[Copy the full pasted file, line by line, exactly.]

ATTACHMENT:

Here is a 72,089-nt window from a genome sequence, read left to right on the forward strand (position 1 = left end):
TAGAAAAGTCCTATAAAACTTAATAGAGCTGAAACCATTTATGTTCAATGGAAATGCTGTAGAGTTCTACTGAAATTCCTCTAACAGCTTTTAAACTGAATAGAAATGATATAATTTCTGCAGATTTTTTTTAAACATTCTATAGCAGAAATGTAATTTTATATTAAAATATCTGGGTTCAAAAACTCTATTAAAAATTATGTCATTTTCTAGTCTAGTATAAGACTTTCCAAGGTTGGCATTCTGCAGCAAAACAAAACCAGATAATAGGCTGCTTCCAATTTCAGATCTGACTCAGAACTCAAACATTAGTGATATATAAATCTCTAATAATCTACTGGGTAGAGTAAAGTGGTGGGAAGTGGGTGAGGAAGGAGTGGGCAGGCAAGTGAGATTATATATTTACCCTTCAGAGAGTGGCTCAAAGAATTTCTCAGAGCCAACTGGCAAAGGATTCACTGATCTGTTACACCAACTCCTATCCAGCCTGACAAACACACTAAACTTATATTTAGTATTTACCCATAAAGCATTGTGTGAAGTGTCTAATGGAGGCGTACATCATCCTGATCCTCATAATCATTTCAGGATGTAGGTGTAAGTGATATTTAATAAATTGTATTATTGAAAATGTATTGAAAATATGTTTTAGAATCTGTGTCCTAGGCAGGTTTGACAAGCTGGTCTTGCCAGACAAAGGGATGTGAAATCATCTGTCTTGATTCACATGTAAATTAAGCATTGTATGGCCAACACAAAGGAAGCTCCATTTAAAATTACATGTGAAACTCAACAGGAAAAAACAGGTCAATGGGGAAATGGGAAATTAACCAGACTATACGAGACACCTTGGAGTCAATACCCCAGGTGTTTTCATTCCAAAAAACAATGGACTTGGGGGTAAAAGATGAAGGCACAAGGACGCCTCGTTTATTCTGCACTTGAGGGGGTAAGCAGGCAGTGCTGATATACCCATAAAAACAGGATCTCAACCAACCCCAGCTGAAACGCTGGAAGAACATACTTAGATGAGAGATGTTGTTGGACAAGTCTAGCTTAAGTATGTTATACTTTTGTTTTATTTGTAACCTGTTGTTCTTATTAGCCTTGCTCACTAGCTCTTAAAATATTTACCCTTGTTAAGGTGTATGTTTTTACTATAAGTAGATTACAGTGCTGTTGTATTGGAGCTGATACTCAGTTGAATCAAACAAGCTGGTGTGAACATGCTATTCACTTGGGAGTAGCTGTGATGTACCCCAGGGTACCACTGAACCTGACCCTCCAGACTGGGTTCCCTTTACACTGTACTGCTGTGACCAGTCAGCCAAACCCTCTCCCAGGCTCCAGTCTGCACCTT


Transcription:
Here is a 72,089-nt window from a genome sequence, read left to right on the forward strand (position 1 = left end):
TAGAAAAGTCCTATAAAACTTAATAGAGCTGAAACCATTTATGTTCAATGGAAATGCTGTAGAGTTCTACTGAAATTCCTCTAACAGCTTTTAAACTGAATAGAAATGATATAATTTCTGCAGATTTTTTTTAAACATTCTATAGCAGAAATGTAATTTTATATTAAAATATCTGGGTTCAAAAACTCTATTAAAAATTATGTCATTTTCTAGTCTAGTATAAGACTTTCCAAGGTTGGCATTCTGCAGCAAAACAAAACCAGATAATAGGCTGCTTCCAATTTCAGATCTGACTCAGAACTCAAACATTAGTGATATATAAATCTCTAATAATCTACTGGGTAGAGTAAAGTGGTGGGAAGTGGGTGAGGAAGGAGTGGGCAGGCAAGTGAGATTATATATTTACCCTTCAGAGAGTGGCTCAAAGAATTTCTCAGAGCCAACTGGCAAAGGATTCACTGATCTGTTACACCAACTCCTATCCAGCCTGACAAACACACTAAACTTATATTTAGTATTTACCCATAAAGCATTGTGTGAAGTGTCTAATGGAGGCGTACATCATCCTGATCCTCATAATCATTTCAGGATGTAGGTGTAAGTGATATTTAATAAATTGTATTATTGAAAATGTATTGAAAATATGTTTTAGAATCTGTGTCCTAGGCAGGTTTGACAAGCTGGTCTTGCCAGACAAAGGGATGTGAAATCATCTGTCTTGATTCACATGTAAATTAAGCATTGTATGGCCAACACAAAGGAAGCTCCATTTAAAATTACATGTGAAACTCAACAGGAAAAAACAGGTCAATGGGGAAATGGGAAATTAACCAGACTATACGAGACACCTTGGAGTCAATACCCCAGGTGTTTTCATTCCAAAAAACAATGGACTTGGGGGTAAAAGATGAAGGCACAAGGACGCCTCGTTTATTCTGCACTTGAGGGGGTAAGCAGGCAGTGCTGATATACCCATAAAAACAGGATCTCAACCAACCCCAGCTGAAACGCTGGAAGAACATACTTAGATGAGAGATGTTGTTGGACAAGTCTAGCTTAAGTATGTTATACTTTTGTTTTATTTGTAACCTGTTGTTCTTATTAGCCTTGCTCACTAGCTCTTAAAATATTTACCCTTGTTAAGGTGTATGTTTTTACTATAAGTAGATTACAGTGCTGTTGTATTGGAGCTGATACTCAGTTGAATCAAACAAGCTGGTGTGAACATGCTATTCACTTGGGAGTAGCTGTGATGTACCCCAGGGTACCACTGAACCTGACCCTCCAGACTGGGTTCCCTTTACACTGTACTGCTGTGACCAGTCAGCCAAACCCTCTCCCAGGCTCCAGTCTGCACCTT